A former Chatham-Kent Police Service sergeant will no longer face discipline under the Police Services Act, as he has retired.
Sgt. Robert Mugridge announced recently he would retire from the services. He had previously been found guilty of 50 counts of misconduct. His Police Services Act hearing was to take place in December, but his retirement changed everything.
Mugridge pleaded guilty in August to one count of fraud. A 29-year veteran of policing, he bilked people out of more than $247,000 between 2009 and 2014.
The police service was seeking Mugridge’s firing.
“Because of Mugridge’s retirement notification, effective Dec. 22, we (the police) lost judicial jurisdiction for the disciplinary proceeding under the Police Services Act,” police chief Gary Conn said. “The code of conduct section under the PSA is only applicable to sworn officers.”
If any police service in Ontario were to employ him in the next five years, that service would be obliged to continue the prosecution as outlined under the Police Services Act, Conn added.
Mugridge still faced sentencing for the criminal conviction. That was to occur Jan. 9. Information from the sentencing was not available at press time.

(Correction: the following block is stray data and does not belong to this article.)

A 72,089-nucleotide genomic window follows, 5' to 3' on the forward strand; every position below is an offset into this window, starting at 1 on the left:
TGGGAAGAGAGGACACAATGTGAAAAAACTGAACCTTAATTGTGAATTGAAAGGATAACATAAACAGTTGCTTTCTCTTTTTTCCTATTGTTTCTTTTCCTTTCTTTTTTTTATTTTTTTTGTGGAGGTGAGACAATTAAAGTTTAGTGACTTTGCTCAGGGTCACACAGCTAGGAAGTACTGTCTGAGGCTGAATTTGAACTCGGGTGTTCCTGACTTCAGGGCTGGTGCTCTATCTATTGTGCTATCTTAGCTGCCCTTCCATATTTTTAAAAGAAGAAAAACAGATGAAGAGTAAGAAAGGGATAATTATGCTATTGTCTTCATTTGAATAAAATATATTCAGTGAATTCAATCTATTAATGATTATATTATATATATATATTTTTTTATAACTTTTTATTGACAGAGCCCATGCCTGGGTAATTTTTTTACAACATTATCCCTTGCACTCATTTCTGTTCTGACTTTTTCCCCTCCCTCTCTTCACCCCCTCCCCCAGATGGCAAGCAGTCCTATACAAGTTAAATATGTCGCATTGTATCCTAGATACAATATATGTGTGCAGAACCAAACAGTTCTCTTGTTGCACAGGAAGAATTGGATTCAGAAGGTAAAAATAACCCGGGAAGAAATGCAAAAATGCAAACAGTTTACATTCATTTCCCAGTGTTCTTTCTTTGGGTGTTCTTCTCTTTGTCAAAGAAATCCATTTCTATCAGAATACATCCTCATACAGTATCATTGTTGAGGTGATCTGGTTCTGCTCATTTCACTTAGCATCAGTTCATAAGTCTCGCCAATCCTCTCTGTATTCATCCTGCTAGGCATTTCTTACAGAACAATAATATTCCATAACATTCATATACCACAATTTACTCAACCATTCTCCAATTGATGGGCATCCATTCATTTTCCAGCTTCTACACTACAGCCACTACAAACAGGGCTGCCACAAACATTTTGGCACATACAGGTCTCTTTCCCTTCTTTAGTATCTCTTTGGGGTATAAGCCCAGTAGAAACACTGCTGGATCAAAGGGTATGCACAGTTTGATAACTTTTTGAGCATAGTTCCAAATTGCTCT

Mugridge spent three years suspended with pay while dealing with the matter. He will also still be eligible for a pension, Conn confirmed, but at a reduced rate. The chief declined to discuss personal pension details.
Conn added he is glad to see the matter come to a conclusion.
“Naturally, I am pleased that this matter has concluded with Mr. Mugridge no longer being employed by our service and without the necessity of further legal proceedings,” he said. “Although this has been a rather arduous ordeal for both our service and many citizens/ victims within our municipality, I would assure the public that he has been held accountable for his actions within the parameters of the law.”